That has also applied to both the design and the construction of the Metrolink, he explains. “We’ve taken that a step further by actually bringing them onto site during the build to give their input, and it means our teams can understand any issues that they might have navigating their way through sites under construction.”

Mr Kelly says TfGM has taken the Metrolink’s DDRG model and applied it to other projects, such as the Leigh Guided Busway. “What we’ve done on Metrolink has really set the standard for future transport projects in terms of disabled access,” he says.

More on disability: Look out for our special issue on disability and accessibility in the industry later this month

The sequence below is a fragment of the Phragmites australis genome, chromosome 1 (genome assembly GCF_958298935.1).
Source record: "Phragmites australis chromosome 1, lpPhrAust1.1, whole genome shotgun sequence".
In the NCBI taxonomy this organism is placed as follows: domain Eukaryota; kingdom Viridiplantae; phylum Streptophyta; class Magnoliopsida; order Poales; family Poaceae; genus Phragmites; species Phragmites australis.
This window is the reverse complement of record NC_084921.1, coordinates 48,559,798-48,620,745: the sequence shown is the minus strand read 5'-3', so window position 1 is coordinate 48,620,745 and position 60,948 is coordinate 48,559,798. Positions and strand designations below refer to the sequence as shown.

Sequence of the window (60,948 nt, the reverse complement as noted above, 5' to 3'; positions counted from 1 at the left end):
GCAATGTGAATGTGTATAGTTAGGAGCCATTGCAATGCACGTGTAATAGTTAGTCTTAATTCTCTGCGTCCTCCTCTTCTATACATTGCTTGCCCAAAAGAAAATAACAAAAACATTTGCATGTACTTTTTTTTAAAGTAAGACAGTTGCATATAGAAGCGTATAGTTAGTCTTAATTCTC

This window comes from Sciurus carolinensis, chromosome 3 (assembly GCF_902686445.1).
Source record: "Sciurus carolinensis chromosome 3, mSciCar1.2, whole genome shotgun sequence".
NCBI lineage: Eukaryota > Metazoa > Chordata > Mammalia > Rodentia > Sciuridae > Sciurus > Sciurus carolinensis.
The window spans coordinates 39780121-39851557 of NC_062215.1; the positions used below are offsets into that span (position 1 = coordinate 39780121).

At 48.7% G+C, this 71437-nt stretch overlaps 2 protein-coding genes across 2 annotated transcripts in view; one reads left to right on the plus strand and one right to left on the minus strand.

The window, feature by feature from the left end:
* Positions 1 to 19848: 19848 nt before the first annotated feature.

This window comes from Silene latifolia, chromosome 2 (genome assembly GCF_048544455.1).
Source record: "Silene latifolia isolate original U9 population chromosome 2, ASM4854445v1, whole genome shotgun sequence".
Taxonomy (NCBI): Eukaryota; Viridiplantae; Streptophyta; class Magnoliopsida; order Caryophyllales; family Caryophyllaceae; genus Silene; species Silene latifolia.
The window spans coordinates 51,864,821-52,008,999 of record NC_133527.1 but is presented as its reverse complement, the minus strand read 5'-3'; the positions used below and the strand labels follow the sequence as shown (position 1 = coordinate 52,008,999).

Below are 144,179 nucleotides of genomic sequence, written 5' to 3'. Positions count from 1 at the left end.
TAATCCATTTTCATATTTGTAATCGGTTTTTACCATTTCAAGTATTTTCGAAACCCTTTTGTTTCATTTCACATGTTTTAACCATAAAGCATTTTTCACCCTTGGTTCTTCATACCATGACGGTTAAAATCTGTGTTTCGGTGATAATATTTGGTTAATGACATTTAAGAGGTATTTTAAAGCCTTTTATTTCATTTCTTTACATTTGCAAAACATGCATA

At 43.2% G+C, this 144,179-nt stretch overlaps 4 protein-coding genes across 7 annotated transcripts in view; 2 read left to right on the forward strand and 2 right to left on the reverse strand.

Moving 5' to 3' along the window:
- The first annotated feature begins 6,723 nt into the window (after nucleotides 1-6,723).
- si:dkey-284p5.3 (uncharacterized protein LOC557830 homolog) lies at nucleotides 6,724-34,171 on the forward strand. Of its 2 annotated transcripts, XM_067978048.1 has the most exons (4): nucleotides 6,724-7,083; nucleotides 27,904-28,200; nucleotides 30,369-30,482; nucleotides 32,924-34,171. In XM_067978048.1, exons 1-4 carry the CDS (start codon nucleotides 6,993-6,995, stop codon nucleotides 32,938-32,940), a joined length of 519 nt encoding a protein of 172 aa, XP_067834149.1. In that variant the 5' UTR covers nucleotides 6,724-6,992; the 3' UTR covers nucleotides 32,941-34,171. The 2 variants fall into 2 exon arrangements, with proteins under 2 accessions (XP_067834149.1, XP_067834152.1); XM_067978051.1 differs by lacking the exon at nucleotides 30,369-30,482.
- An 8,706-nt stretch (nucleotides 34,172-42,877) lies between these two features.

For the Airport line, the team created detailed models that were updated on a twice-weekly basis to help create an accurate representation of what the line would look like, which not only allowed the client to get a clear picture of the line’s progress but also informed how the system’s operator would run the line once it was complete.

“The operator actually changed how they recruited new drivers as a result of what they could learn from the integrated system,” says TfGM’s head of Metrolink Danny Vaughan. “Because we had developed a driver simulator [using the model], they were able to train a whole bunch of people within seven weeks rather than the traditional 13-14 week programme.”

Designing for the future

For the Trafford Park line, MPT has taken that a step further, building a full BIM model for the project, which Mr Jones says has “every last engineering detail built into it”.

“That’s beneficial not just to us as a team but also the stakeholders, to explain to them how it’ll look and whether work will or won’t impact access, for example.”